Guest posting: Jason Trubiano, Antimicrobial Stewardship, Drug and Antibiotic Allergy Service and Centre for Antibiotic Allergy and
Research, Austin Health, Victoria, Australia.
- Penicillin allergies are not always lifelong. Approximately 50% are lost over five years.
- A reaction to penicillin during a childhood infection is unlikely to be a true allergy.
- Only 1–2% of patients with a confirmed penicillin allergy have an allergy to cephalosporins.
In patients with a low risk of severe allergic reactions, cephalosporins are a relatively safe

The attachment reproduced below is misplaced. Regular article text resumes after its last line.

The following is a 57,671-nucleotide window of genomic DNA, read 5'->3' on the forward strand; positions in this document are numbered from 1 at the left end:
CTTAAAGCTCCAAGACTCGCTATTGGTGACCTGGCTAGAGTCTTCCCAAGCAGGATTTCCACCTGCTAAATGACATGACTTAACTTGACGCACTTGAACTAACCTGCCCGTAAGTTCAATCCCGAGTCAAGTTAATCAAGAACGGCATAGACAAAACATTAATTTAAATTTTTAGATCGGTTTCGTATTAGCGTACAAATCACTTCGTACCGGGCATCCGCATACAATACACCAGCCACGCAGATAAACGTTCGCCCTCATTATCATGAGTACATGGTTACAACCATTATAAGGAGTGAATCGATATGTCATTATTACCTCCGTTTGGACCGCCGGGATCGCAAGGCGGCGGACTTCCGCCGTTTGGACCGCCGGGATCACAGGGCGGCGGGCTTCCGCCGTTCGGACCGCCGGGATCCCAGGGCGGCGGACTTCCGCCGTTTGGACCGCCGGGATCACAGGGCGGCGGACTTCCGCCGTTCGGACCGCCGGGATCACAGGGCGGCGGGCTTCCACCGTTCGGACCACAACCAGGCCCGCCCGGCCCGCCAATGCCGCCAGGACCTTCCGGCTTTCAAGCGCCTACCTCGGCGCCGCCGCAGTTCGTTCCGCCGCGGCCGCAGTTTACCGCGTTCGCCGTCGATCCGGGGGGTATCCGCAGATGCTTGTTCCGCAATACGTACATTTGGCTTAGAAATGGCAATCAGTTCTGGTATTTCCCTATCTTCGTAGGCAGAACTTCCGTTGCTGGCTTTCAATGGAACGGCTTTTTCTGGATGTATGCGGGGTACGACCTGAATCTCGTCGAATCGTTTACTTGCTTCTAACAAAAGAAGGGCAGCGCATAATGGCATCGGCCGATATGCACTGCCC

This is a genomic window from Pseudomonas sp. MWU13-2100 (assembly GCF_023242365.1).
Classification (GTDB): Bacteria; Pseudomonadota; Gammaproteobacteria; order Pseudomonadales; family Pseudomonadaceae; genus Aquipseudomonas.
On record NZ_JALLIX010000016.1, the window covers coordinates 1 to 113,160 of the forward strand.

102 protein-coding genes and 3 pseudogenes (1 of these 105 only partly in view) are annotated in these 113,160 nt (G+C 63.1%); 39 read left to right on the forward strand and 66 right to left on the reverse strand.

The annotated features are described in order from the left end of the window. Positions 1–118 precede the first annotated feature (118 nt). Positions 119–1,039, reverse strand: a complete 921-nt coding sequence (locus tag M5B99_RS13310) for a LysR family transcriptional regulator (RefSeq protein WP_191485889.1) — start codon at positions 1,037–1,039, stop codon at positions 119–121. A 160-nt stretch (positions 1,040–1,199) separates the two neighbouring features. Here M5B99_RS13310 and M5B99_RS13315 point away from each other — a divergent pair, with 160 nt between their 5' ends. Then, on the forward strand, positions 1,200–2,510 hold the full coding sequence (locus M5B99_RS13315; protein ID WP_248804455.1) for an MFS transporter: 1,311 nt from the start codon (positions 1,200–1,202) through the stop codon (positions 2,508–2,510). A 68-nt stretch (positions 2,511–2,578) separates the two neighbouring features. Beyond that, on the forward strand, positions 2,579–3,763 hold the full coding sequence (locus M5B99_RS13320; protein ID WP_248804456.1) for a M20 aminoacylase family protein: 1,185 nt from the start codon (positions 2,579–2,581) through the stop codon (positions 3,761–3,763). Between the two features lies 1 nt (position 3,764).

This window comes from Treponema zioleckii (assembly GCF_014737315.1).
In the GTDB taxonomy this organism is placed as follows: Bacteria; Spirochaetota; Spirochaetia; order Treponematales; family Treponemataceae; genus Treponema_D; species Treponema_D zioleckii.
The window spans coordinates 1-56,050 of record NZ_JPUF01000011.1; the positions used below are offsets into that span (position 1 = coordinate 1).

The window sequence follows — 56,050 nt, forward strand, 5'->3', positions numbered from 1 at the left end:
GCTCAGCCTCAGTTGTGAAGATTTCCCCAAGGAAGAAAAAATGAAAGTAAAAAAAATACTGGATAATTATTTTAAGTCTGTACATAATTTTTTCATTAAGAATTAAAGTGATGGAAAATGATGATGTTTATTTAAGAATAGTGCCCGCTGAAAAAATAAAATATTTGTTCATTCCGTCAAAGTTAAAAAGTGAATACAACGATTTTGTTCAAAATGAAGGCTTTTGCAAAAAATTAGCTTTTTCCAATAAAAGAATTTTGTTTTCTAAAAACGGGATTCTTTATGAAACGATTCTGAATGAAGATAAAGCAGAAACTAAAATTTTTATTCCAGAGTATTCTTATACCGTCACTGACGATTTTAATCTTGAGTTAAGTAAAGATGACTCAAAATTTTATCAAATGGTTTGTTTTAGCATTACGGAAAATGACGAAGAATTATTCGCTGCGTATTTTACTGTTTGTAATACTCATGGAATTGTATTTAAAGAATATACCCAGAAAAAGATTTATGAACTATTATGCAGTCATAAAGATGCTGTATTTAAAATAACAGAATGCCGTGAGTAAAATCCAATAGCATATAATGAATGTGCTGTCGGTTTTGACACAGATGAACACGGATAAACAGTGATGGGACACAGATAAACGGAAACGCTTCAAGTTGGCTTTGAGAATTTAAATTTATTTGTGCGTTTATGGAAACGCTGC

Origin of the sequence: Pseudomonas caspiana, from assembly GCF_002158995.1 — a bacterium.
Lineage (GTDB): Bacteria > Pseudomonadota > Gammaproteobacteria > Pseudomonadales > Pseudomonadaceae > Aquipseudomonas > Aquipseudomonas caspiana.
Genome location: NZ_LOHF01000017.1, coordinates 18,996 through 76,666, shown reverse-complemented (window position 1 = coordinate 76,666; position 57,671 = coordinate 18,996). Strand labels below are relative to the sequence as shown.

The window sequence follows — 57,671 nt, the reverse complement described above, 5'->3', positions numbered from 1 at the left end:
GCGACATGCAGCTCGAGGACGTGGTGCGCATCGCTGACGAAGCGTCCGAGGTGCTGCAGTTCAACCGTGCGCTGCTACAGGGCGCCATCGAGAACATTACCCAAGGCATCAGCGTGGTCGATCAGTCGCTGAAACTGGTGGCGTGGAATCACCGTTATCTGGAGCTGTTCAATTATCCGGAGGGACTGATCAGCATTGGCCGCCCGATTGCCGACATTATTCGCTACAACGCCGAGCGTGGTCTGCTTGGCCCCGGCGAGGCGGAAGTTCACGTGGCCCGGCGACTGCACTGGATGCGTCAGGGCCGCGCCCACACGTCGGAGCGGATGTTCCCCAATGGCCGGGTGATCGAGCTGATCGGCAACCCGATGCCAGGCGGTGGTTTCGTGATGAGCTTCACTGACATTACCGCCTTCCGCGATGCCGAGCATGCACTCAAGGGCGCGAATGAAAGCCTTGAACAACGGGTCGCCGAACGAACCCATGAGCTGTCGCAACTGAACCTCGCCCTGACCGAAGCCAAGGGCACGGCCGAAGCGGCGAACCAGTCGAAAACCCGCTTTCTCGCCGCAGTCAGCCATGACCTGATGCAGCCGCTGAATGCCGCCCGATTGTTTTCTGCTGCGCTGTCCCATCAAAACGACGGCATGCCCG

- Patients with a history of delayed non-severe reactions, such as mild childhood rashes that
occurred over 10 years ago, may be suitable for an oral rechallenge with low-dose penicillin. This
should be done in a supervised hospital environment.
- In many cases, with appropriate assessment and allergy testing, it may be possible to remove the
penicillin allergy label
- Devchand M and Trubiano J. Australian Prescriber, December 2019: 42 : 192-99.